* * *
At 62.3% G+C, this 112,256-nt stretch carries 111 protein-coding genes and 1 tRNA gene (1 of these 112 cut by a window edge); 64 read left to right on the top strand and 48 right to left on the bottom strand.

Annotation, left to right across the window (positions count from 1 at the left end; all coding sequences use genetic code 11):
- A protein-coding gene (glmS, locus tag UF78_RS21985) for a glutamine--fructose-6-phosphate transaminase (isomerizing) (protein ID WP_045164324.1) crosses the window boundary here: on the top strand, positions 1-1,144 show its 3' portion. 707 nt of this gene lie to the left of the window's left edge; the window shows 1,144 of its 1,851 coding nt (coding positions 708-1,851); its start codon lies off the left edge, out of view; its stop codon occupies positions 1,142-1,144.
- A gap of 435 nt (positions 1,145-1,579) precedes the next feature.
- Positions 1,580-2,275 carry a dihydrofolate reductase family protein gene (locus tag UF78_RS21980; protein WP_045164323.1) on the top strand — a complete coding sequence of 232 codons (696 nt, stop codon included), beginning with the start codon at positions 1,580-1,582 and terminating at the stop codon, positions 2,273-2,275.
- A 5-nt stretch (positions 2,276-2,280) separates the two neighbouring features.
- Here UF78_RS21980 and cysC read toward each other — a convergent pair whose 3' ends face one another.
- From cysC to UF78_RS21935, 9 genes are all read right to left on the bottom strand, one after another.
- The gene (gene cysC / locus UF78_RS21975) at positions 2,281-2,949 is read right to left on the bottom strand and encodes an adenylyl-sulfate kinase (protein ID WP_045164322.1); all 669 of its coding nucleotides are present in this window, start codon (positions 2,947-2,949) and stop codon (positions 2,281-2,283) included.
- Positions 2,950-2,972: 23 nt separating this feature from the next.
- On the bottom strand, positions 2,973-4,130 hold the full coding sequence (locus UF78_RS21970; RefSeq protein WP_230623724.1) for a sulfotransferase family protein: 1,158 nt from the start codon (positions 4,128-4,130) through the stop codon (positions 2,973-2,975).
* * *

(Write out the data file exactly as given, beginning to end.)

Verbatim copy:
At 62.3% G+C, this 112,256-nt stretch carries 111 protein-coding genes and 1 tRNA gene (1 of these 112 cut by a window edge); 64 read left to right on the top strand and 48 right to left on the bottom strand.

Annotation, left to right across the window (positions count from 1 at the left end; all coding sequences use genetic code 11):
- A protein-coding gene (glmS, locus tag UF78_RS21985) for a glutamine--fructose-6-phosphate transaminase (isomerizing) (protein ID WP_045164324.1) crosses the window boundary here: on the top strand, positions 1-1,144 show its 3' portion. 707 nt of this gene lie to the left of the window's left edge; the window shows 1,144 of its 1,851 coding nt (coding positions 708-1,851); its start codon lies off the left edge, out of view; its stop codon occupies positions 1,142-1,144.
- A gap of 435 nt (positions 1,145-1,579) precedes the next feature.
- Positions 1,580-2,275 carry a dihydrofolate reductase family protein gene (locus tag UF78_RS21980; protein WP_045164323.1) on the top strand — a complete coding sequence of 232 codons (696 nt, stop codon included), beginning with the start codon at positions 1,580-1,582 and terminating at the stop codon, positions 2,273-2,275.
- A 5-nt stretch (positions 2,276-2,280) separates the two neighbouring features.
- Here UF78_RS21980 and cysC read toward each other — a convergent pair whose 3' ends face one another.
- From cysC to UF78_RS21935, 9 genes are all read right to left on the bottom strand, one after another.
- The gene (gene cysC / locus UF78_RS21975) at positions 2,281-2,949 is read right to left on the bottom strand and encodes an adenylyl-sulfate kinase (protein ID WP_045164322.1); all 669 of its coding nucleotides are present in this window, start codon (positions 2,947-2,949) and stop codon (positions 2,281-2,283) included.
- Positions 2,950-2,972: 23 nt separating this feature from the next.
- On the bottom strand, positions 2,973-4,130 hold the full coding sequence (locus UF78_RS21970; RefSeq protein WP_230623724.1) for a sulfotransferase family protein: 1,158 nt from the start codon (positions 4,128-4,130) through the stop codon (positions 2,973-2,975).